The Virginia Folklife Program was saddened to hear of the passing of Norman Amos, of Callands, Virginia, just shy of his ninetieth birthday. We first got acquainted with Norman through his prolific work as a wood carver. Norman first started whittling with a pocket knife as a child growing up in the shadows of Turkeycock Mountain in Pittsylvania County, where his family has lived for generations. Completely self-taught, Norman went on to become one of the most celebrated carvers in Virginia. A former tobacco farmer, Norman had a deep love of the natural world, which often became the subjects of his carvings.
While Norman loved to carve figurines of animals big and small, his unquestionable specialty was carving snake canes. The art of snake cane carving is practiced throughout the world, and has a rich history in southern Appalachia. The process begins when a vine wraps itself around a tree branch and fuses to it, ultimately causing the branch to die and fall. The result is a wooden stick with a snake-like coil wrapped around it. In the hands of a skilled carver like Norman, this coil is transformed into an arrestingly lifelike serpent.
It is not an exaggeration to say that Norman established himself as the greatest master of snake cane carving during his lifetime. Known for his signature attention to detail, Norman created snake canes that often mirror their living counterparts down to the number of scales. Perhaps Norman’s greatest achievement was carving a snake cane depicting every snake native to Virginia, which we had the honor of exhibiting in Charlottesville. Norman was also one of the first participants in our Folklife Apprenticeship Program, and Norman and his canes were a fixture for many years at our Virginia Folklife Apprenticeship Showcases. Norman’s work has been displayed at the Corcoran Museum of Art and the Smithsonian, but he always said his greatest joy was displaying his canes at local craft shows in and around Callands.
Norman grew up on his family tobacco farm and then entered the Navy in the Second World War, when he was still seventeen. Among his other duties in the service, Norman supervised a staff of cooks, who provided meals for thousands of servicemen a day. While stationed in England, Norman met and married his wife of sixty nine years, Mavis Rusling. Like many war brides, Mavis came to America on the Queen Mary to join Norman’s family while Norman was still in the service. Moving from Bristol, England, to the Amos home in Callands, with no electricity or indoor toilets and a family she had never met, was quite an adjustment for Mavis, though she sees it now as the greatest decision she’s ever made.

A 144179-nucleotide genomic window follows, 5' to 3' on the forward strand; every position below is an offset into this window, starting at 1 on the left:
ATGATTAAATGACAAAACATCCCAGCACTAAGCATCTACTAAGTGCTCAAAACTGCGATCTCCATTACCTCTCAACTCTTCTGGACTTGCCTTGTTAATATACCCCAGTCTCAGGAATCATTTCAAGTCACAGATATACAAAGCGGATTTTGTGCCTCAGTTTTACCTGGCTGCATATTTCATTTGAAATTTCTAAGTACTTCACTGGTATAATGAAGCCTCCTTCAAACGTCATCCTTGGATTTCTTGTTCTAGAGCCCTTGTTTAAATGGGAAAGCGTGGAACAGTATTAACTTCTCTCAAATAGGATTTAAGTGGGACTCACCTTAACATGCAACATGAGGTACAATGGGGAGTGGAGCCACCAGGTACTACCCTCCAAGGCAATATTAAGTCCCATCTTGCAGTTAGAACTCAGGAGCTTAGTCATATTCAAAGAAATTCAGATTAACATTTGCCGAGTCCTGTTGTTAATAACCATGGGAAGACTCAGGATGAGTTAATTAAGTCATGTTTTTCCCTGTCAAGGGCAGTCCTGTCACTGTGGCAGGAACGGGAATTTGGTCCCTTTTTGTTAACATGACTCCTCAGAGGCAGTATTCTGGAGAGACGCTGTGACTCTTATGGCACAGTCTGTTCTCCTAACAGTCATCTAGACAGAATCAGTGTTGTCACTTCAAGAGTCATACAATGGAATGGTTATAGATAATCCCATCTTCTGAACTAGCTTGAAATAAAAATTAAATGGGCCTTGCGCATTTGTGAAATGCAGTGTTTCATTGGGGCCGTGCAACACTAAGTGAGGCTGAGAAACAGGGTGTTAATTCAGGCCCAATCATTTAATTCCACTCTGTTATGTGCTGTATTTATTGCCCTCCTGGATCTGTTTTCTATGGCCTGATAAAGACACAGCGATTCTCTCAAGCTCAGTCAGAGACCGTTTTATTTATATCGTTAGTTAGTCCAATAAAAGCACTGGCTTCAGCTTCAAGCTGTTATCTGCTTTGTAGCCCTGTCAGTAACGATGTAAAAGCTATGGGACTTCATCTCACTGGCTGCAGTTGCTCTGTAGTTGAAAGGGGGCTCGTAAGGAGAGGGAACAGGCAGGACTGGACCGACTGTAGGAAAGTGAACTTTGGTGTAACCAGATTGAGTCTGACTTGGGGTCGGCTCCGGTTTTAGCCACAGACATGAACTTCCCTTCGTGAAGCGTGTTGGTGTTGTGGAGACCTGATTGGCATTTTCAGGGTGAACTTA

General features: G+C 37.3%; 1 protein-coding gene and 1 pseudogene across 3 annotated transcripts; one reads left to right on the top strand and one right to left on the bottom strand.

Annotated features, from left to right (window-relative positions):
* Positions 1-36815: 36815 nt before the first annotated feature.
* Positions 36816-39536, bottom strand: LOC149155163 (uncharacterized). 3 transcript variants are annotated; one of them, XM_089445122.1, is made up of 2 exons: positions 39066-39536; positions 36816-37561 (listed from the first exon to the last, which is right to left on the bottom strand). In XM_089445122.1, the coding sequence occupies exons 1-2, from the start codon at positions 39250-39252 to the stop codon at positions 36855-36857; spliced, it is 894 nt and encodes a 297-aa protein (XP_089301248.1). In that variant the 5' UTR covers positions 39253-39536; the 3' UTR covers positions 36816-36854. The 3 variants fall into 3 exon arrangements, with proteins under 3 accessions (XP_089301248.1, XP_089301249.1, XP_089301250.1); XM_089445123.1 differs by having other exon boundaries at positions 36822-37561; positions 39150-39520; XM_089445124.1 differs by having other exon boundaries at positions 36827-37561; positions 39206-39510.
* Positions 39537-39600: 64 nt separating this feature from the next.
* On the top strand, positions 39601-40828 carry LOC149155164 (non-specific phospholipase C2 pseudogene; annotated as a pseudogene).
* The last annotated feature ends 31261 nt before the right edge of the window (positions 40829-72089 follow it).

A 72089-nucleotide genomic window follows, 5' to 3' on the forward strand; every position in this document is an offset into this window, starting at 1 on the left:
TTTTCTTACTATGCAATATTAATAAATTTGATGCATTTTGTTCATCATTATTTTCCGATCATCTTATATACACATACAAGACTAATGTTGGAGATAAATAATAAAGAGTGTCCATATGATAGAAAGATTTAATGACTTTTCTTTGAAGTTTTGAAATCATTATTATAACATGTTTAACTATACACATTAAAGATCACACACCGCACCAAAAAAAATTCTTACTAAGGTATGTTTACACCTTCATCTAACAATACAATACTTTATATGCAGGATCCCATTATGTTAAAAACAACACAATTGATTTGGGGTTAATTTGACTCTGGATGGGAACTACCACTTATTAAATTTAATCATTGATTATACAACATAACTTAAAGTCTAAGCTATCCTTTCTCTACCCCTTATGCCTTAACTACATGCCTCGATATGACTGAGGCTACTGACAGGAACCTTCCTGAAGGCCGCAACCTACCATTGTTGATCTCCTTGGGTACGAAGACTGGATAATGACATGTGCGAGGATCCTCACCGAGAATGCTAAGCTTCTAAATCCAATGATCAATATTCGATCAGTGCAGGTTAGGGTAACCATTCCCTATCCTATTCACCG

Like so many of the passionate artists we get to know, Norman was relentlessly passionate and devoted to his craft—he spent everyday in his wood shop until nearly the end of his life—but his art did not solely define him. Norman was deeply involved and was truly loved in the Callands community. He was a dedicated member of the Mathews Memorial Presbyterian Church, a founding member of the Callands Volunteer Fire Department, a longtime mail carrier, and loving husband, father, grandfather, and great grandfather.
What I’ll always cherish most about my time with Norman and Mavis was their gentle kindness and great sense of humor. Norman took such delight in carving but never considered himself an artist. “I guess I’m still just a kid whittling by the wood pile,” he liked to tell me. I am blessed to have a few of Norman’s canes which are among my most cherished possessions. But perhaps my favorite thing that Norman ever gave me was a small wooden box he carved with an image of Mickey Mouse on the cover. On the inside he inscribed “Nature’s greatest miracles are found in the smallest things.” Norman’s wondrous creations, meticulously carved to the tiniest detail, were miracles in themselves, and we are so grateful to Norman for all of the beauty that he added to the world. He will be dearly missed.
Virginia Folklife Program